Over the entire malacological study period (June 2007–November 2009), the highest number of intermediate host snails was recorded in Raffierkro. Bi. pfeifferi was the most frequently encountered intermediate host snail in Raffierkro (n = 725; 42.6%), followed by Bu. globosus (n = 205; 12.1%) and Bu. truncatus (n = 214; 12.6%). M. tuberculata was the predominant snail species in Ahougui (n = 136; 55.3%), while Bu. forskalii dominated in Kpokahankro (n = 117; 77.0%) and N’Douakro (n = 5; 55.3%). In Ahougui, few Bi. pfeifferi (n = 13) and Bu. truncatus (n = 3) were collected during the first and the third year of the study, respectively.
Habitats and density of schistosomiasis intermediate host snails
The key habitats where snails were observed consisted of canals, the dam, paddies, swamps and water reservoirs. The mean snail abundance varied significantly across the four villages (KW = 136.5; P = 0.025), with Raffierkro recording the highest abundance.
The density of schistosomiasis intermediate host snails was highest in Raffierkro. As shown in Fig. 3, during the second time-period, from June to November 2008, the number of Bi. pfeifferi increased rapidly from 0 to 449 snails. Subsequently, numbers decreased progressively from 211 to 46 and six snails from February to November 2009. With regard to Bu. globosus, two peaks of relative abundance were observed in November 2008 and June 2009, while Bu. truncatus showed only one peak (November 2008). No Bu. globosus snails were observed in February 2009, while Bu. truncatus population decreased. The maximum abundances of Bu. globosus (n = 89) and Bu. truncatus (n = 54) individuals were observed, in June and November 2009, respectively. Overall, density of snails collected in Ahougui was lower compared to Raffierkro.
Infection of snails
None of the snails was found shedding schistosome cercariae. Yet, some snails were found shedding zoophilic cercariae, such as Strigeides, and Xiphidio-cercariae.
Study adherence and population characteristics
In June 2007, stool and urine samples could be obtained from 534 and 551 people, respectively. In the last survey round conducted in June 2009, 389 and 359 stool and urine samples were obtained, respectively. The study population was mainly composed of individuals above 15 years (54.8%). From June 2007 to June 2012, all primary schoolchildren from Raffierkro, N’Drikro and Mamian were screened.
Prevalence and intensity of Schistosoma infections by sex and age
The cumulative prevalence for the two Schistosoma species in the five study villages was significantly lower in 2009 (2.6%, 95% CI: 1.1–5.0%), compared to the baseline cross-sectional survey in 2007 (7.5%, 95% CI: 5.4–10.1%). This difference was statistically significant (χ 2 = 7.97; P = 0.005). In Table 2, the overall prevalence of Schistosoma infection in individual villages was below 6.0% at the time of the baseline assessment in 2007. Prevalences remained at similar levels during the two follow-up surveys, except for Raffierkro, where a higher prevalence was observed in 2007 (P = 0.005), associated with a difference in the prevalence between males (10.5%) and females (4.9%) (χ 2 = 5.88; P = 0.024). In the dam area, the global prevalence observed of S. mansoni was very low at 0.4% in 2007 and 0.3% in 2009. No infected people were observed in Ahougui, Koffikro, N’Douakro and Kpokahankro. In Raffierkro, the prevalence decreased from 1.3% to 0.7% from 2007 to 2009, respectively. All cases detected were restricted to school-aged children (6–15 years) (Table 3). The intensity of infection was very low in both 2007 and 2009 (0.01 EPG, 95% CI: 0–0.03 EPG).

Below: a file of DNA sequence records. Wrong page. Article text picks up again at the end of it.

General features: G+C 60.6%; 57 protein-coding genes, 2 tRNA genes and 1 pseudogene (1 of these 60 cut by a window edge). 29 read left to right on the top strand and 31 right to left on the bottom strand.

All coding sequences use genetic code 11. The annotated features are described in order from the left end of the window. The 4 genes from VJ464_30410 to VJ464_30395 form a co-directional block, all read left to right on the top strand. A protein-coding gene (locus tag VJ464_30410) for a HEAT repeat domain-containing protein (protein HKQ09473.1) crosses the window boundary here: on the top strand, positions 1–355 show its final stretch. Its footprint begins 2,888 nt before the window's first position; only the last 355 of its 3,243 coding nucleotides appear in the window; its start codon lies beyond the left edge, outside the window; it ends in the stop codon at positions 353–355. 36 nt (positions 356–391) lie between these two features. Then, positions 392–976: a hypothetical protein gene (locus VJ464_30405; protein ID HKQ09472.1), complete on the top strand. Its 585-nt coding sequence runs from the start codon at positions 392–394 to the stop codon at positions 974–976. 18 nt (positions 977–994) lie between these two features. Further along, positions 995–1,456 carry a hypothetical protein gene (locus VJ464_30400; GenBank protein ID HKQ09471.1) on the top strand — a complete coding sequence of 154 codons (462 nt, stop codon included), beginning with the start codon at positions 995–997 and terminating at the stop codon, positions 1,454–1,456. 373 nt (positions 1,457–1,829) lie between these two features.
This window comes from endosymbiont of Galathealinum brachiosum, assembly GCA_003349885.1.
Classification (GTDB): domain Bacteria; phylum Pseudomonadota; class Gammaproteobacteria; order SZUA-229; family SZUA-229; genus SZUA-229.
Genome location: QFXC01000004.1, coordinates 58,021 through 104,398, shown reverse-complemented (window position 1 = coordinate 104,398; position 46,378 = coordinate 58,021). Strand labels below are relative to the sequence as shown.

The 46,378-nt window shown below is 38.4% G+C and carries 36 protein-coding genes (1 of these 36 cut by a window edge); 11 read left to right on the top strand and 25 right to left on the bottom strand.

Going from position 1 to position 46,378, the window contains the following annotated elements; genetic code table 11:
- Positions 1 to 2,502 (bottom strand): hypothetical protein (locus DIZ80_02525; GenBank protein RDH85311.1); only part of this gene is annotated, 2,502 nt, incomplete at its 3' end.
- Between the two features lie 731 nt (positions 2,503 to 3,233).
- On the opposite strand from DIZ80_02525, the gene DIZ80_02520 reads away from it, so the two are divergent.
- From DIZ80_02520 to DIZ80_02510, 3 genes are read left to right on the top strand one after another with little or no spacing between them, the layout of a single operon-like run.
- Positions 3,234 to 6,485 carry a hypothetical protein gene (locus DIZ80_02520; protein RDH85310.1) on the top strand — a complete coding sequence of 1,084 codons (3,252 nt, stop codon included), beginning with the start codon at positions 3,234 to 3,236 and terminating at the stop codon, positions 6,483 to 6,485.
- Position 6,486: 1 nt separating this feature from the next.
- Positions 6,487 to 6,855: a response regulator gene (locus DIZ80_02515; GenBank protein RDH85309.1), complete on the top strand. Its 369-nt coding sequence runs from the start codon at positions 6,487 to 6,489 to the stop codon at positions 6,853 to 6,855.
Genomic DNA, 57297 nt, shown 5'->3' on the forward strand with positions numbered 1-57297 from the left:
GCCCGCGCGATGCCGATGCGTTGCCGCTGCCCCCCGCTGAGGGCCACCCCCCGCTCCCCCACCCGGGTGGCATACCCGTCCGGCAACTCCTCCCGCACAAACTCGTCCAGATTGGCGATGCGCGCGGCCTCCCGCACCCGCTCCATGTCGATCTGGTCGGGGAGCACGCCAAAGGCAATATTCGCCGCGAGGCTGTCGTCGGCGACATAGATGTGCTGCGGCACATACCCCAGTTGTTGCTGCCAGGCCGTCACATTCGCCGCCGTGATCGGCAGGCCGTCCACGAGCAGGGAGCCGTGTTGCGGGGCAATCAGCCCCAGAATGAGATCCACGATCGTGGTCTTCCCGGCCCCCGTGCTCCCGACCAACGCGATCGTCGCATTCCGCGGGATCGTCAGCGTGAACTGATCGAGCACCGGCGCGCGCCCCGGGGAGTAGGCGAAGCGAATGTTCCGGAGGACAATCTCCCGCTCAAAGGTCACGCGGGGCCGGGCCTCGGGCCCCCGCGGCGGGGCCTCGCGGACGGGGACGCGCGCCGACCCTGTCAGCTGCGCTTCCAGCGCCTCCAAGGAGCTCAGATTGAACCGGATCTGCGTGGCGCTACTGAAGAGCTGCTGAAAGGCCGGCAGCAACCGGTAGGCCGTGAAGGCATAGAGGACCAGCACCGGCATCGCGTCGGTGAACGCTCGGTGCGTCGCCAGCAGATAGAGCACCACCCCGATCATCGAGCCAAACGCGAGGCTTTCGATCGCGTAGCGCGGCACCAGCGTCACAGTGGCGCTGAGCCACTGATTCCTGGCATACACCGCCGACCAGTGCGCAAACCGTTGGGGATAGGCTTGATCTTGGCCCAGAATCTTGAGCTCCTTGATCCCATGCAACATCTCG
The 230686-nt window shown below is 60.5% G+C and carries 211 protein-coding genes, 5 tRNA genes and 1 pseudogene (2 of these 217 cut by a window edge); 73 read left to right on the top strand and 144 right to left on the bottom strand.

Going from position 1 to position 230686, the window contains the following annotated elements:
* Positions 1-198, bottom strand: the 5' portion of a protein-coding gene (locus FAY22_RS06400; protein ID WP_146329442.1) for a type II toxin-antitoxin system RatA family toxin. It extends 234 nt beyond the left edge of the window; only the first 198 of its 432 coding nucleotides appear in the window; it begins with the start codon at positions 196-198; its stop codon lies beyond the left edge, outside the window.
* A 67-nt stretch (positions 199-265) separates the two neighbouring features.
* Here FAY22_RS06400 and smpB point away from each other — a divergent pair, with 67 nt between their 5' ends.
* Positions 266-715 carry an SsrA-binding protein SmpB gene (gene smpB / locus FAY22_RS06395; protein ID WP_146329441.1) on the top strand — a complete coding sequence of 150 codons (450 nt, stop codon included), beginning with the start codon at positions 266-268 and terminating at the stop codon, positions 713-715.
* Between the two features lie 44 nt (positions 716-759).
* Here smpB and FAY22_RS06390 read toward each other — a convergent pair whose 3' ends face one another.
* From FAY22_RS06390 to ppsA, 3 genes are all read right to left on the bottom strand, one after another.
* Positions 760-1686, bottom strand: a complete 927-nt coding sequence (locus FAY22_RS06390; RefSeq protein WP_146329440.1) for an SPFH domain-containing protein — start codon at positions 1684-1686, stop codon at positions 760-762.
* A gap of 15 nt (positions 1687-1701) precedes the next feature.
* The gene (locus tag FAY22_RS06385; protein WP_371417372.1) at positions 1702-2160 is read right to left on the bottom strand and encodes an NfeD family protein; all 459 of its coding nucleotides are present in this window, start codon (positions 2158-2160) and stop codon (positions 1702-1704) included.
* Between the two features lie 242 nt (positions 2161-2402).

The prevalence of S. haematobium was also low, decreasing from 6.9% (95% CI: 4.7–9.0%) in 2007 to 2.2% (95% CI: 0.7–3.8%) in 2009 (χ 2 = 9.86; P = 0.002). Although the prevalence was low, a significant sex difference was observed. In 2007, males showed a significantly higher prevalence than female (9.6% versus 4.7%; χ 2 = 5.20; P = 0.022). In 2009, the prevalence remained comparable (χ 2 = 0.38; P = 0.54), except for Raffierkro, where a prevalence of 15.4 and 3.1% was recorded in 2007 and 2009, respectively
The geometric mean of excreted eggs/10 ml of urine was low throughout, with an observed decrease from 0.15 eggs/10 ml (95% CI: 0.09–0.21 eggs/10 ml) in 2007 to 0.05 eggs/10 ml (95% CI: 0.01–0.10 eggs/ml) in 2009 (P = 0.70).
Considering schoolchildren in 2007, a difference was observed in the prevalence of S. haematobium between Raffierkro and the two schools of Mamian and N’Drikro. The prevalence of infection in Raffierkro’s school decreased from 13.9% (95% CI: 8.3–19.4%) to 2.9% (95% CI: 0.4–6.2%) in 2009. During the 2010 and 2011 cross-sectional surveys, no Schistosoma infection was observed in the three schools. In 2012, only one and four cases were observed in Raffierkro and N’Drikro, respectively (Table 4). All of these cases were detected in children aged between six and ten years.
Abundance of snails
The current study aimed to deepen our understanding of the variation of freshwater snail populations in central Côte d’Ivoire in the face of the construction and operation of a small, multipurpose dam. We observed a considerable increase in the abundance of snails during the second observation period, i.e. after the dam had been filled. The diversity of freshwater snails and the exponential growth of Bi. pfeifferi are probably explained by a more stable hydrological system . All the snails collected belonged to the same genera and species that have been reported before in the greater Bouaké area  with the exception of Physa acuta that had not been reported before. Bu. truncatus was present at the level of the dam reservoir but absent in the other villages having water supply points and being drained completely during the dry season. Bu. truncatus is a cosmopolitan species with a preference for sunlight, clean, stagnant and permanent aquatic environments . The construction of a multipurpose dam and formation of a small man-made lake support the proliferation of Bu. truncatus. In a preceding study by Poda in Burkina Faso it was noted that dams account for 61.7% of the biotopes with Bu. truncatus and seem the preferential habitats of this species . This observation is similar to that described in our context. In contrast, Bu. globosus prefers cluttered areas and low water flow such as in an irrigated area [25, 26].